T'anks!

  19. #18

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    Moonray.

    Thank you so much for that Youtube info!!!!!! OMG- I'm not at my computer now, but do you know if when you slow down a video if it keeps it in the same pitch?

    Thanks again.

    Jonathan

  20. #19

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    Reg,

    Your playing and ideas are great, but as others have mentioned they move pretty quick. But I'm an old dog.

    best to you.

    jonathan

  21. #20

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    Quote Originally Posted by Jonathan Levin View Post
    Moonray.

    Thank you so much for that Youtube info!!!!!! OMG- I'm not at my computer now, but do you know if when you slow down a video if it keeps it in the same pitch?

    Thanks again.

    Jonathan
    The software called Transcribe which is excellent transcription tool you can put downloaded YouTubes in and slow them down and keep the pitch.

    Transcribe! - software to help transcribe recorded music
    No, I'm not going to give you the answer to your question. I don't want to deny you the pleasure you'll receive when you figure it out yourself. -- Bill Evans talking to his brother.

  22. #21

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    Thanks Docbop.

    I'll have to check that out. FYI- I am back at my computer and the slow setting on YT does indeed keep the pitch of the song! Though the quality is a little funky...

    So if there is something that you can't find the sheet music for, in my case a song by Tony Rice called Manzanita, nice way to kind of get a grip on what's going on.

    Done hijacking thread. Sorry Reg!

    Jonathan

  23. #22

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    Reg,

    I happened upon your video, "Jazz Modal Playing", while hunting for something Miles Davis stuff. I revisited it a few times and started to watch more videos and gave been enjoying and learning from them. I didn't connect you back to JGF until today. I appreciate your playing and willingness to share. Oh, and a thumbs up for the AA.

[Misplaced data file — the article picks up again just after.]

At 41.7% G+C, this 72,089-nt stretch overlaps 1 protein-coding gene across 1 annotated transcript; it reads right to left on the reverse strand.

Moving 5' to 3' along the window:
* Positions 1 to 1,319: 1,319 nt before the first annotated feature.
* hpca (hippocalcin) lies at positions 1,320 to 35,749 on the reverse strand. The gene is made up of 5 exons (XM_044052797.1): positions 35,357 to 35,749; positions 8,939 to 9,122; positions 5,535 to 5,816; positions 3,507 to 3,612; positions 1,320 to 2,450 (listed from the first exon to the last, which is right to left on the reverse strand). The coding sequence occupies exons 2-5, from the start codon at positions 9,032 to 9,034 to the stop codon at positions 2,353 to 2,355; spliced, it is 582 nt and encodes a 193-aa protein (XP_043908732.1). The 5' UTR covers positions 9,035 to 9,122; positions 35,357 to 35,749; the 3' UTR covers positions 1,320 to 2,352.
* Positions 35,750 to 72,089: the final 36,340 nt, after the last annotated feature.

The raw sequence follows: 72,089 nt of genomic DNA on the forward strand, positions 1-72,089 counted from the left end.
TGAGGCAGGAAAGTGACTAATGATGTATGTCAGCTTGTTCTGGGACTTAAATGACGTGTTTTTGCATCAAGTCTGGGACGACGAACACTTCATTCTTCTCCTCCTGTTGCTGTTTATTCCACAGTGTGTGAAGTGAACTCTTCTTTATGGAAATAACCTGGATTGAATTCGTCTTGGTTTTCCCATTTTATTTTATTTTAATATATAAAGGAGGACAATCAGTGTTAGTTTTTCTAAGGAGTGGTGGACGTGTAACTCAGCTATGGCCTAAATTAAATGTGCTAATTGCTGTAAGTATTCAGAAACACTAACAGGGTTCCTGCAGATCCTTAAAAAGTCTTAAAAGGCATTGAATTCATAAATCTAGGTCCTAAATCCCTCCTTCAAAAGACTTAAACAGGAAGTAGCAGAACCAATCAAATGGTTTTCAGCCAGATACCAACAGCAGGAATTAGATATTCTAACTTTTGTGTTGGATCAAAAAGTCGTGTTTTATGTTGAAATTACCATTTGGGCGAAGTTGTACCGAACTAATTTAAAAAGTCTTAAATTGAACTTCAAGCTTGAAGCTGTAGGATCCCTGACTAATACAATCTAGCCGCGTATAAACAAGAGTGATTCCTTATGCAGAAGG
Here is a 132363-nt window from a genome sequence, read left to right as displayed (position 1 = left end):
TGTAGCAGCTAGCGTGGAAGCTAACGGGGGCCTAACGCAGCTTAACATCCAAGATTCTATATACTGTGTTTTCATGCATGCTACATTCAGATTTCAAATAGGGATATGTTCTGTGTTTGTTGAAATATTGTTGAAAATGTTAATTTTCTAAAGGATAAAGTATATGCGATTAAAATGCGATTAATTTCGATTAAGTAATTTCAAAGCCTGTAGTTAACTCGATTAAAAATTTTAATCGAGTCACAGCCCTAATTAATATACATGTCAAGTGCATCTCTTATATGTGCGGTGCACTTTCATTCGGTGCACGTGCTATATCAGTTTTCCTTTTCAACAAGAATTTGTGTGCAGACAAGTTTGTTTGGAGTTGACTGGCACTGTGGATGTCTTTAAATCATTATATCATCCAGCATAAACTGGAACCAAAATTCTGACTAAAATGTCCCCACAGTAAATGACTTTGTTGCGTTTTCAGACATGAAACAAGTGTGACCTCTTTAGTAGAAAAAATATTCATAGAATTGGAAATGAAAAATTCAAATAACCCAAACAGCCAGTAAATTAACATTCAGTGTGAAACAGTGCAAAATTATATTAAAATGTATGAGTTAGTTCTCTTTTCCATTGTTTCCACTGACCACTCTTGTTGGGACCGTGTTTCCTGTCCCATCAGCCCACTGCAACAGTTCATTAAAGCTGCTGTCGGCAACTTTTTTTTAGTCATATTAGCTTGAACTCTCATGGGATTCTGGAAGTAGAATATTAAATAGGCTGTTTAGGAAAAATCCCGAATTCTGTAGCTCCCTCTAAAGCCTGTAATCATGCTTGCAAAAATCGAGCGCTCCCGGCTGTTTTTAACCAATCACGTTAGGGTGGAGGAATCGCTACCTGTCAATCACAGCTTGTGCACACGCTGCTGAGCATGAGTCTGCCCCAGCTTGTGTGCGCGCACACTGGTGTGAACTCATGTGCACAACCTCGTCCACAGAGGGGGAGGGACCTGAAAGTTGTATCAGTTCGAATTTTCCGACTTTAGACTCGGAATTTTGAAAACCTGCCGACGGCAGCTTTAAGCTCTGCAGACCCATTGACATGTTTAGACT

Chris
    1969 Guild Starfire IV
    1997 Guild Starfire II
    2000 Guild X-150D (Gone but not forgotten)

  24. #23

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    I followed the instructions on how type HTML5 after the url, I get to choose HTML5 how nice, when I click settings I get redirected to a screen to send some teenager money. I don't care for these kind of railroad jobs. But just to see what would happen I sent some money NOTHING HAPPENED. No info about waiting till the kid decides if I'm terrorist or not, `no you will be sent instructions and the secret decoder ring. NOTHING. I even restarted the computer and by now I'm thinking scam. Do I have to wait till he checks paypal's credentials? I don't think this could be the intended result or this kid would be history by now. Anybody get this to work?

    Ron

  25. #24

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    Yes, it worked fine and without a redirect for money. The link is https://www.youtube.com/html5

    About 2/3 of the way down on the left - if there is a blue box with the words "Request the HTML5 player" then click on that. It should turn black and the words will have changed to "Use Default Player" which indicates you browser has now switched to the HTML5 player and you'll have the speed selection option.